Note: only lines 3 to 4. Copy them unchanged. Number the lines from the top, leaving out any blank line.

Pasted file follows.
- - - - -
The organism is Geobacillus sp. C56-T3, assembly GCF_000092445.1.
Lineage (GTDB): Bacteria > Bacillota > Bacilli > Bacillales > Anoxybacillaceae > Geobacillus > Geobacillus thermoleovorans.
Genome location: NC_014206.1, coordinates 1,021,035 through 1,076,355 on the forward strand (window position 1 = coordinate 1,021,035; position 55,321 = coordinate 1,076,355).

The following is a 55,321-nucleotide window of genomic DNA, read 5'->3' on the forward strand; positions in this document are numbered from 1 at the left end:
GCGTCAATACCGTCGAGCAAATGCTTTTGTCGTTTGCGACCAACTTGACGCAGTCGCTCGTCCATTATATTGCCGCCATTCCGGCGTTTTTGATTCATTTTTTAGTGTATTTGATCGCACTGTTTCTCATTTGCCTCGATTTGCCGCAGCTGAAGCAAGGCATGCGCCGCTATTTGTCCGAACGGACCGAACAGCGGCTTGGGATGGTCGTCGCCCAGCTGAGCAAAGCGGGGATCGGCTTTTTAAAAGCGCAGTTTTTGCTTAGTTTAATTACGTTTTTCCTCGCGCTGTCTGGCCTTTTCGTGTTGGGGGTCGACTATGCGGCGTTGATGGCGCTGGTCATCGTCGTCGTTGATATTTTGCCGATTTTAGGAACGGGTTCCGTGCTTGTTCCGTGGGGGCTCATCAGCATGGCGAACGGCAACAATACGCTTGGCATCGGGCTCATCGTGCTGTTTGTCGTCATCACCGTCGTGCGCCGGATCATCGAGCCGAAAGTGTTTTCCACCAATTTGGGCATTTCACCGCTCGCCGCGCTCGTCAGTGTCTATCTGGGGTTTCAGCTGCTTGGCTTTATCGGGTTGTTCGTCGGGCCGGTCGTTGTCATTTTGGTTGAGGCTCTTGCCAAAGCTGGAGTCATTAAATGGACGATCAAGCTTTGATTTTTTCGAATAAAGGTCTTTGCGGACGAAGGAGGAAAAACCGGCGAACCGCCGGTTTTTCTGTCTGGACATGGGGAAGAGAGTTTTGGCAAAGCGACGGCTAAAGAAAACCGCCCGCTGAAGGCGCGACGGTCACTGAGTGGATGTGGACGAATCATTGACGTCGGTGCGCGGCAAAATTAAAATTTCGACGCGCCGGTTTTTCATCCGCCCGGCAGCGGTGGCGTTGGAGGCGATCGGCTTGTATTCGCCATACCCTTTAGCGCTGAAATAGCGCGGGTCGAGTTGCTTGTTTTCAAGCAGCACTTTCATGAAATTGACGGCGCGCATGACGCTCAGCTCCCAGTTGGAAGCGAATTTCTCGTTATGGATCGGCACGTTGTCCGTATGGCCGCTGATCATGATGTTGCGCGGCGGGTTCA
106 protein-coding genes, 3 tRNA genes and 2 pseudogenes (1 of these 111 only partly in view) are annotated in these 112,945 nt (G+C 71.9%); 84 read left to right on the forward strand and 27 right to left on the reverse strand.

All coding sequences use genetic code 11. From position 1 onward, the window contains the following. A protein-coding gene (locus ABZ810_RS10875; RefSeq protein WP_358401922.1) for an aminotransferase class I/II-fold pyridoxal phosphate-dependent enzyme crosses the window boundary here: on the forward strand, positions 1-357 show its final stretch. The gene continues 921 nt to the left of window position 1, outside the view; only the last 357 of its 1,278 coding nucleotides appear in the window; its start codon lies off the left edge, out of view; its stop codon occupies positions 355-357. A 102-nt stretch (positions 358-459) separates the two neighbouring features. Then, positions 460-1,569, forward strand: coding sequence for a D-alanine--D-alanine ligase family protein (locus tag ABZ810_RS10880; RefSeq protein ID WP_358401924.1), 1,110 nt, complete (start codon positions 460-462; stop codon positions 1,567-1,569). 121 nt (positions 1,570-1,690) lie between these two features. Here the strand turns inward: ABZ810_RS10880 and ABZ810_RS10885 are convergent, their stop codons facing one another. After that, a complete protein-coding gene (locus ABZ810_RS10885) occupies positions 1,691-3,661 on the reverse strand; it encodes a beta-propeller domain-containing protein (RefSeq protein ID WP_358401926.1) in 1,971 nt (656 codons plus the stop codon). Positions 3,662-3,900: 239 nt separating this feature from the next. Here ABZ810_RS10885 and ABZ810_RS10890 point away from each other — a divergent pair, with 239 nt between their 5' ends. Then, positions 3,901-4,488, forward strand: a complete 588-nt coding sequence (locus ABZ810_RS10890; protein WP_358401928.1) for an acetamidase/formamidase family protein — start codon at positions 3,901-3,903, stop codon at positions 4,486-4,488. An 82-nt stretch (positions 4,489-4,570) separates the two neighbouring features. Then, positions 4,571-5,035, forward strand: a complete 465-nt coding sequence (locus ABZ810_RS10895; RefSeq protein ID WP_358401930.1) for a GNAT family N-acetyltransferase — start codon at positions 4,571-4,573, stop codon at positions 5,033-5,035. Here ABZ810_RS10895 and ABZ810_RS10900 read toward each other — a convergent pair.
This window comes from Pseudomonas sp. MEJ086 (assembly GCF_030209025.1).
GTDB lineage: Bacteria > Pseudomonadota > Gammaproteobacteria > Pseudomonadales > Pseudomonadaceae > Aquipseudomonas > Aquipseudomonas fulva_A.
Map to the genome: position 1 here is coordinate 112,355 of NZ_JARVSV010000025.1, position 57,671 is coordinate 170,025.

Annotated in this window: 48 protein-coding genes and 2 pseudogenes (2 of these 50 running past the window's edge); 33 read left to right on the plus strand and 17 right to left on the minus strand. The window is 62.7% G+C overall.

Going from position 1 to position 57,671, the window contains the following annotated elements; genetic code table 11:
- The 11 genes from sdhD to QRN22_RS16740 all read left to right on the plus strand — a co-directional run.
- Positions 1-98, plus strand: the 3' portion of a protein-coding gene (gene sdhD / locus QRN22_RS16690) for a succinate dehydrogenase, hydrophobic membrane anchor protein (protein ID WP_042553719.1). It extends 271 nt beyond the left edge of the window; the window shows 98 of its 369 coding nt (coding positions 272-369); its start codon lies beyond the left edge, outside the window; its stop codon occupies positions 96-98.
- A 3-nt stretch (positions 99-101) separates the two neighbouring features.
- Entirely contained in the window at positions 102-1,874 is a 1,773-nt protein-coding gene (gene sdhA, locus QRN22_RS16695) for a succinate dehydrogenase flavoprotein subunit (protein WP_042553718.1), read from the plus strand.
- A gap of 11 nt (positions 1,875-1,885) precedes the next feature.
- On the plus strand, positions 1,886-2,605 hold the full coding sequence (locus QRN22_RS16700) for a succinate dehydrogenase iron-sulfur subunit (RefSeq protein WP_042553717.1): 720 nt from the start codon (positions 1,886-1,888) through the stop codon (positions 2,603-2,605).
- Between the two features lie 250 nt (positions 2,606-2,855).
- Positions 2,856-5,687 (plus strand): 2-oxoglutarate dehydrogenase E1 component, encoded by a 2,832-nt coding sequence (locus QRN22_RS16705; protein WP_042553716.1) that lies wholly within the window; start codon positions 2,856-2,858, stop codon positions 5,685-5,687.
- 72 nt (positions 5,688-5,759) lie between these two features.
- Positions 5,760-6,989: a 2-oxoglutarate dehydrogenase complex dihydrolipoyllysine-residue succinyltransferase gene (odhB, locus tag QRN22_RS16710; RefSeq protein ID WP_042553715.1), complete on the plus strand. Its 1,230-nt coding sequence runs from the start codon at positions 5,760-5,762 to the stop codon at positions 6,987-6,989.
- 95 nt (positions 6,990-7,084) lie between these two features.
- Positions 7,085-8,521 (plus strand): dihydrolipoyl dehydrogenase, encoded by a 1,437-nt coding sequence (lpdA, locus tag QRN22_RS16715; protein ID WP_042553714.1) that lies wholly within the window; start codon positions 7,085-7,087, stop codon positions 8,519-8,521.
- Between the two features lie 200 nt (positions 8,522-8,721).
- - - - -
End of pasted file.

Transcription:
Genome location: NC_014206.1, coordinates 1,021,035 through 1,076,355 on the forward strand (window position 1 = coordinate 1,021,035; position 55,321 = coordinate 1,076,355).

The following is a 55,321-nucleotide window of genomic DNA, read 5'->3' on the forward strand; positions in this document are numbered from 1 at the left end: